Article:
My former colleague still writes, but he’s at a different firm now. On the one hand, when he left I was sorry that I could no longer chat with him about his latest books and how he did his background research. On the other hand, it is a relief that I don’t have to worry that anything I say or any of my mannerisms will show up in one of his novels. (On a side note, he’s now at a firm where one of my close friends works and I find it funny that she had no interest in reading his books when he worked with me but the first thing she did when he got there was to find all of his books and read them. There ‘s just something about working with a writer ….)

I used to read his novels and recognize bits and pieces of characters. A phrase here, a gesture there. I could identify who he got those from. It wasn’t that his characters closely resembled anyone at the firm, but they might have a trait that someone in real life had. So I can relate to one of the sub-plots of the television show where the NYC police detectives wonder if they will show up in one of Castle’s novels.

At the beginning of this season, the novel was published and rolled out to great publicity. And as part of the marketing for the show, it turned out that ABC had commissioned someone to actually write the novel. They had it published. And it is now available for purchase. So when any character refers to the novel Heat Wave it is possible to go check the reference.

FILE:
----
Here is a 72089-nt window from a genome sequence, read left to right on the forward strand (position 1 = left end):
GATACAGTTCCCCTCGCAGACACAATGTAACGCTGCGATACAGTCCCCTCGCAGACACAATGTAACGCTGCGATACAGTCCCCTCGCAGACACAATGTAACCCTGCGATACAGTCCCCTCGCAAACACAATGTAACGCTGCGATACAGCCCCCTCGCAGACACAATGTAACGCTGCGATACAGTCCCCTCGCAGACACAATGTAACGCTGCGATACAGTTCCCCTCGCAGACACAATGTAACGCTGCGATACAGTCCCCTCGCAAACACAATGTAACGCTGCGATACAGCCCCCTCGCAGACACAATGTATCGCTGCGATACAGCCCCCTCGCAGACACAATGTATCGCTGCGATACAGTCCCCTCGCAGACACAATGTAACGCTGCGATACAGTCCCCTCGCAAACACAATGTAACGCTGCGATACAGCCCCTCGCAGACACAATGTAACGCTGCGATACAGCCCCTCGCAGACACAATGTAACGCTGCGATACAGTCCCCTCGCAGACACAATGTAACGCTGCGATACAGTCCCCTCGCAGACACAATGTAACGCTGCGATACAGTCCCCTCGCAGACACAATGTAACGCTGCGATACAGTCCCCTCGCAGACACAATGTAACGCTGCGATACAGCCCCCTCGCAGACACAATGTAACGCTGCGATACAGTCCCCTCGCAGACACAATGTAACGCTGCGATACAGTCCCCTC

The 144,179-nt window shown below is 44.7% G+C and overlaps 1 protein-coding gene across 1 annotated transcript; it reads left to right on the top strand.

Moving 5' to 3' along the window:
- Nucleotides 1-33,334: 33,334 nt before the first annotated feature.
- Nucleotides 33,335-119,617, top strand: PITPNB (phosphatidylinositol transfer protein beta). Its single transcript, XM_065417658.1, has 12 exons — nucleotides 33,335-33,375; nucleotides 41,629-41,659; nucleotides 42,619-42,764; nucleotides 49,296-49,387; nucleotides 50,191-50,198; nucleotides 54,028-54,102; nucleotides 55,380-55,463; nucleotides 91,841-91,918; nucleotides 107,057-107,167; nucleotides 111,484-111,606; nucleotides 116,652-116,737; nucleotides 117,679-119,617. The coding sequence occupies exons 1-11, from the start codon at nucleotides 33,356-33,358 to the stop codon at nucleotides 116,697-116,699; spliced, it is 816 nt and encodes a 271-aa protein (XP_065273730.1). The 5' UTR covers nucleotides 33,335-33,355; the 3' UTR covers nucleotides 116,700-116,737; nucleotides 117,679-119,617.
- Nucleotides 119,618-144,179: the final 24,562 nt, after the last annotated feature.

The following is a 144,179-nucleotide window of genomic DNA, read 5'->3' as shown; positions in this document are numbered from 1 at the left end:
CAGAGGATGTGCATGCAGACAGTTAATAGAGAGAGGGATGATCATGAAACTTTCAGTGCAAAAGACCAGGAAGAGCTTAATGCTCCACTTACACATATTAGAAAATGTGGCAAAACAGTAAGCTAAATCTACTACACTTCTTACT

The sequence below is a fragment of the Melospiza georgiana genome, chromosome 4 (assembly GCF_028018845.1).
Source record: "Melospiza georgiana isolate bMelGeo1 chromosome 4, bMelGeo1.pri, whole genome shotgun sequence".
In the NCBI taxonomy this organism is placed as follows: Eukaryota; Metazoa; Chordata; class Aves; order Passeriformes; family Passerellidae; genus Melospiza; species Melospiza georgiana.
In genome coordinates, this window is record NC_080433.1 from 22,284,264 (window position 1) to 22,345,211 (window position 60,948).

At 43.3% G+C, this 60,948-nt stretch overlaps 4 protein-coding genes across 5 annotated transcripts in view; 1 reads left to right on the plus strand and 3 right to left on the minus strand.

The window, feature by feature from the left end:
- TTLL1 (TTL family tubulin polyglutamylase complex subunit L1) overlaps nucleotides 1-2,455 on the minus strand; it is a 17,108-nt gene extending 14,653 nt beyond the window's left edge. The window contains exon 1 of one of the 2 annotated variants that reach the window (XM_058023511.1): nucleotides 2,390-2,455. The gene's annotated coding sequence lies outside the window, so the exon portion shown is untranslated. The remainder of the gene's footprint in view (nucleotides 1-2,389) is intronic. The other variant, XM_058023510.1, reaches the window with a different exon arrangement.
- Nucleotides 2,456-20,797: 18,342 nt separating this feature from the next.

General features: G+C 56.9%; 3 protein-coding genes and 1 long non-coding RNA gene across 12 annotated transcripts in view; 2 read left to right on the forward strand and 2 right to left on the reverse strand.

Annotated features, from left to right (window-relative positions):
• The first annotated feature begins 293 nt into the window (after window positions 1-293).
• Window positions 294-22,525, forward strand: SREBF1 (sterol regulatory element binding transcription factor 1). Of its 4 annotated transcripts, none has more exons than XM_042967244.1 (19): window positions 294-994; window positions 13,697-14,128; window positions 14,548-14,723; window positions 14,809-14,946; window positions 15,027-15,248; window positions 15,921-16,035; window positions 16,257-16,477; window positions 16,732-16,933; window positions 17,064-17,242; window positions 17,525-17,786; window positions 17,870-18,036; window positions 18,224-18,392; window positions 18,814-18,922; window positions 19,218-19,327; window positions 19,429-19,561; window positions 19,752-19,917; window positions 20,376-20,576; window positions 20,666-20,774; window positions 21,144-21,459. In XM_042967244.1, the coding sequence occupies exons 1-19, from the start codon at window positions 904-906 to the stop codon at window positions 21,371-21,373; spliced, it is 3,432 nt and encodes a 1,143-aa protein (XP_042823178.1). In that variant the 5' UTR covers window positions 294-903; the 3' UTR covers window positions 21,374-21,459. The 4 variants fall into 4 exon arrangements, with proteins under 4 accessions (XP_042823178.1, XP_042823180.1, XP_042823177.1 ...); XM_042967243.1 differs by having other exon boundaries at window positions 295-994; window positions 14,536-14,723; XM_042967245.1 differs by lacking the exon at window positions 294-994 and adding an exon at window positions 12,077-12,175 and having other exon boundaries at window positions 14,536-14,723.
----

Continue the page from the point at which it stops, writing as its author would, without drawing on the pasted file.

This is the exact opposite of what you might usually see – a television show based on a best selling series of mystery novels (such as the Fox television show Bones which is based on Kathy Reich’s novels) . In fact, I take that back. It isn’t the exact opposite. The exact opposite would be if they released a series of mystery novels with the characters from the show as the main characters (as, for instance, has been done in comic book versions of Buffy the Vampire Slayer). This is different. This is a fictional novel that now actually exists as a book that can be bought in a book store. The fictional characters, Castle and Becket, have now been fictionalized as characters of Castle’s imagination, and are incorporated into the fictional characters of the novel: award winning reporter Jameson Rook and NYC detective Nikki Heat (what a HORRIBLE name btw).